As a result of the war in Ukraine, more than 140,000 refugees have already arrived in Hungary. Prime Minister Viktor Orban has changed his position on migration and pledged to aid the war refugees. Where to send them is a very large problem, however, as reception facilities in the country have in recent years been dismantled.
Some 140,000 refugees have arrived in Hungary from Ukraine thus far, according to an estimate provided by the Hungarian authorities on Monday, March 7. Figures from the UN refugee agency UNHCR from Tuesday put the number at 191,348.
Most are women, the elderly, and children that belong to the Hungarian minority in Ukraine, though in recent days many refugees have also arrived from the eastern part of the country under attack from Russian forces.
There are serious problems finding places to lodge the refugees, however, since reception facilities have in recent years been dismantled as a consequence of the Orban government's policy of refusing migration.
Orban welcomes refugees from Ukraine, but not not other migrants
Over the past few days of emergency, the Hungarian prime minister has radically changed his stance on migration.
"All those fleeing from Ukraine will find a friend in the Hungarian state. The rule is to help all refugees from the nearby country. All those fleeing from there must be helped," he said.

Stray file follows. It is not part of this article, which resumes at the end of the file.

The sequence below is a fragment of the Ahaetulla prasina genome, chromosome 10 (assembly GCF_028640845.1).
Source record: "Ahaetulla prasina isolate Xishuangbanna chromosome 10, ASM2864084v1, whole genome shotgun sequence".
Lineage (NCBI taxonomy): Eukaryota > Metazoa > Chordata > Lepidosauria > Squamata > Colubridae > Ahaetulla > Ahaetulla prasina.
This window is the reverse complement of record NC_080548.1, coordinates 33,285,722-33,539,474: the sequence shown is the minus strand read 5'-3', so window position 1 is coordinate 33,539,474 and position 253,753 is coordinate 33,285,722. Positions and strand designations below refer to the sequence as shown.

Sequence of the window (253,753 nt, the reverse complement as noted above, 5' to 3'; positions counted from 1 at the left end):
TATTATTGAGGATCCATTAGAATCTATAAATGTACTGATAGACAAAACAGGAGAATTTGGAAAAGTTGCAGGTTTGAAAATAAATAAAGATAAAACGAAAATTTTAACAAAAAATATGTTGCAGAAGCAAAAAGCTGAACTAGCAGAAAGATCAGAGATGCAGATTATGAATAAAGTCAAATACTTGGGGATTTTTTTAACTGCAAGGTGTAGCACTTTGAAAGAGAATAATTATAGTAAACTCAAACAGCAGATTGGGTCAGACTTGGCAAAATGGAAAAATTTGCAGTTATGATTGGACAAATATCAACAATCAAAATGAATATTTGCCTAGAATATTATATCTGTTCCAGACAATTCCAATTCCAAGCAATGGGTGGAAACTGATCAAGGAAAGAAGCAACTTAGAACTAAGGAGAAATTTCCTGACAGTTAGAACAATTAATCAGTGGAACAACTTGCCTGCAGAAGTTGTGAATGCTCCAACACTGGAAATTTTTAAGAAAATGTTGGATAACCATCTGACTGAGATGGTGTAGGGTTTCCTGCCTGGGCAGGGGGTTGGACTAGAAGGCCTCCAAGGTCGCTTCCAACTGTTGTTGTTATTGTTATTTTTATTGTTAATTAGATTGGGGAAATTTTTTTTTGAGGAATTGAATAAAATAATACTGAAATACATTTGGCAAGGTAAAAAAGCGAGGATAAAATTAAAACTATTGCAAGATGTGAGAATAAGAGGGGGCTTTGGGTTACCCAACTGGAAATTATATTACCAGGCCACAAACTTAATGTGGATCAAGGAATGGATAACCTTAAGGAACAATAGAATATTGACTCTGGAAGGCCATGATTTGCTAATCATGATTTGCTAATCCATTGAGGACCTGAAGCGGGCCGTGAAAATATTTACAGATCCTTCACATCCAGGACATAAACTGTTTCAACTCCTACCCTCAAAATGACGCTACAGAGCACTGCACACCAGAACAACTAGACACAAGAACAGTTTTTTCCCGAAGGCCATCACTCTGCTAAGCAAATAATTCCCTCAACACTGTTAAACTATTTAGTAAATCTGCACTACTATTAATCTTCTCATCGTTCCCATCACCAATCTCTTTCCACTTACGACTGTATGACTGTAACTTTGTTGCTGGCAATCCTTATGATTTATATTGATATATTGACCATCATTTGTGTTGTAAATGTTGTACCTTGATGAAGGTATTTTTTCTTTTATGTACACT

The authorities have backed a campaign to donate goods for refugees, counting on the solidarity of the population. Refugees can travel for free on trains if they want to cross the country to Austria and Germany.
While Orban is welcoming those fleeing Ukraine, his government has also made it clear that it is not opening its doors to "illegal migrants" as was suggested by politicians in Hungary and abroad. Foreign Minister Peter Szijjarto reiterated in a UN Human Rights Counci meeting last week: "The truth is that we do not allow any illegal migrants to enter the territory of Hungary, and we will always protect Hungary from these people," he said.
Szijjarto said there was no comparison between refugees from Ukraine and the people Budapest has labelled "illegal migrants", who have often arrived at its borders after fleeing war and conflict in places like Syria.
Harsh anti-migrant stance
Over the past few years, the United Nations and rights groups like the Hungarian Helsinki Committee have repeatedly criticized Orban's far-right government for its harsh migration policies.
Among other things, Hungary enacted a law in 2018 that threatens jail time for people who support asylum seekers. It also proposed immigration bans and committed thousands of well-documented, illegal pushbacks of asylum seekers.